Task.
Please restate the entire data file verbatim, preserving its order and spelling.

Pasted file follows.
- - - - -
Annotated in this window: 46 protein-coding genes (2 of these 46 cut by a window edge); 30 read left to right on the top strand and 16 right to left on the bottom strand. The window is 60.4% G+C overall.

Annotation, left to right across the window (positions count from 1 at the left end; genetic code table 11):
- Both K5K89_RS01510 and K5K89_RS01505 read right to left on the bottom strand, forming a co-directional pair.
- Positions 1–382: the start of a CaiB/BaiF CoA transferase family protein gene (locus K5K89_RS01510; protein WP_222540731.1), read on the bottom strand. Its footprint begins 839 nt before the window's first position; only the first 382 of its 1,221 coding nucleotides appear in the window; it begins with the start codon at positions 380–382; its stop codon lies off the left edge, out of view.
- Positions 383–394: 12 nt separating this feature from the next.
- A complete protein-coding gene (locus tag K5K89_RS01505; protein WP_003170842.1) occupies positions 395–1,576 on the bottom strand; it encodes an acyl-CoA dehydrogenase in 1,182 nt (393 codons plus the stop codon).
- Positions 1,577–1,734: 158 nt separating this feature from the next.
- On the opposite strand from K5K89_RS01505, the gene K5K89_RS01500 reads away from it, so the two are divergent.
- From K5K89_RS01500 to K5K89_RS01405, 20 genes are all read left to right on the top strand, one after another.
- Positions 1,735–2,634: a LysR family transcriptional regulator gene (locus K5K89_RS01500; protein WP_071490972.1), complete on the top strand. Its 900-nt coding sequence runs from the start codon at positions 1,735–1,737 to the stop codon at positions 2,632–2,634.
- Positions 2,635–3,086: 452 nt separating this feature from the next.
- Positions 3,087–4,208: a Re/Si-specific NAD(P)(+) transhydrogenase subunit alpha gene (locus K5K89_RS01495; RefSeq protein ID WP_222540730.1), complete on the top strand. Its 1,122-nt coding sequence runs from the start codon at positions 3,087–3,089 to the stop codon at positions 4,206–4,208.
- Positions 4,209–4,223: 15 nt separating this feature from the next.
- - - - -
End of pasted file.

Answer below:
Annotated in this window: 46 protein-coding genes (2 of these 46 cut by a window edge); 30 read left to right on the top strand and 16 right to left on the bottom strand. The window is 60.4% G+C overall.

Annotation, left to right across the window (positions count from 1 at the left end; genetic code table 11):
- Both K5K89_RS01510 and K5K89_RS01505 read right to left on the bottom strand, forming a co-directional pair.
- Positions 1–382: the start of a CaiB/BaiF CoA transferase family protein gene (locus K5K89_RS01510; protein WP_222540731.1), read on the bottom strand. Its footprint begins 839 nt before the window's first position; only the first 382 of its 1,221 coding nucleotides appear in the window; it begins with the start codon at positions 380–382; its stop codon lies off the left edge, out of view.
- Positions 383–394: 12 nt separating this feature from the next.
- A complete protein-coding gene (locus tag K5K89_RS01505; protein WP_003170842.1) occupies positions 395–1,576 on the bottom strand; it encodes an acyl-CoA dehydrogenase in 1,182 nt (393 codons plus the stop codon).
- Positions 1,577–1,734: 158 nt separating this feature from the next.
- On the opposite strand from K5K89_RS01505, the gene K5K89_RS01500 reads away from it, so the two are divergent.
- From K5K89_RS01500 to K5K89_RS01405, 20 genes are all read left to right on the top strand, one after another.
- Positions 1,735–2,634: a LysR family transcriptional regulator gene (locus K5K89_RS01500; protein WP_071490972.1), complete on the top strand. Its 900-nt coding sequence runs from the start codon at positions 1,735–1,737 to the stop codon at positions 2,632–2,634.
- Positions 2,635–3,086: 452 nt separating this feature from the next.
- Positions 3,087–4,208: a Re/Si-specific NAD(P)(+) transhydrogenase subunit alpha gene (locus K5K89_RS01495; RefSeq protein ID WP_222540730.1), complete on the top strand. Its 1,122-nt coding sequence runs from the start codon at positions 3,087–3,089 to the stop codon at positions 4,206–4,208.
- Positions 4,209–4,223: 15 nt separating this feature from the next.